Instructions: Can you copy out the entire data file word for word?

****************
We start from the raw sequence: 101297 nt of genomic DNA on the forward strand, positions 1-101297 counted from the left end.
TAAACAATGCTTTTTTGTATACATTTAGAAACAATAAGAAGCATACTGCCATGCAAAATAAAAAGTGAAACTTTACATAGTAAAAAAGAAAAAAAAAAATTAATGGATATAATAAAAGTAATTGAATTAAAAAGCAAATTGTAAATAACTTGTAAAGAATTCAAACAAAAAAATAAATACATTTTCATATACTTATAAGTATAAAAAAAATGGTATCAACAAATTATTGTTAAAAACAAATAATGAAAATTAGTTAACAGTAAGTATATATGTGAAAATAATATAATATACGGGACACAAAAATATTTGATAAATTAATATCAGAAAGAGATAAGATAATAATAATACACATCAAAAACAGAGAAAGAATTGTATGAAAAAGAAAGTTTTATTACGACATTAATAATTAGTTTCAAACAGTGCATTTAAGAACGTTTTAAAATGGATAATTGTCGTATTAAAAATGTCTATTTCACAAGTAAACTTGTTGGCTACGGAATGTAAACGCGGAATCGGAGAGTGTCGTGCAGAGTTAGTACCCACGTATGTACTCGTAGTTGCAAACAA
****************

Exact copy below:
We start from the raw sequence: 101297 nt of genomic DNA on the forward strand, positions 1-101297 counted from the left end.
TAAACAATGCTTTTTTGTATACATTTAGAAACAATAAGAAGCATACTGCCATGCAAAATAAAAAGTGAAACTTTACATAGTAAAAAAGAAAAAAAAAAATTAATGGATATAATAAAAGTAATTGAATTAAAAAGCAAATTGTAAATAACTTGTAAAGAATTCAAACAAAAAAATAAATACATTTTCATATACTTATAAGTATAAAAAAAATGGTATCAACAAATTATTGTTAAAAACAAATAATGAAAATTAGTTAACAGTAAGTATATATGTGAAAATAATATAATATACGGGACACAAAAATATTTGATAAATTAATATCAGAAAGAGATAAGATAATAATAATACACATCAAAAACAGAGAAAGAATTGTATGAAAAAGAAAGTTTTATTACGACATTAATAATTAGTTTCAAACAGTGCATTTAAGAACGTTTTAAAATGGATAATTGTCGTATTAAAAATGTCTATTTCACAAGTAAACTTGTTGGCTACGGAATGTAAACGCGGAATCGGAGAGTGTCGTGCAGAGTTAGTACCCACGTATGTACTCGTAGTTGCAAACAA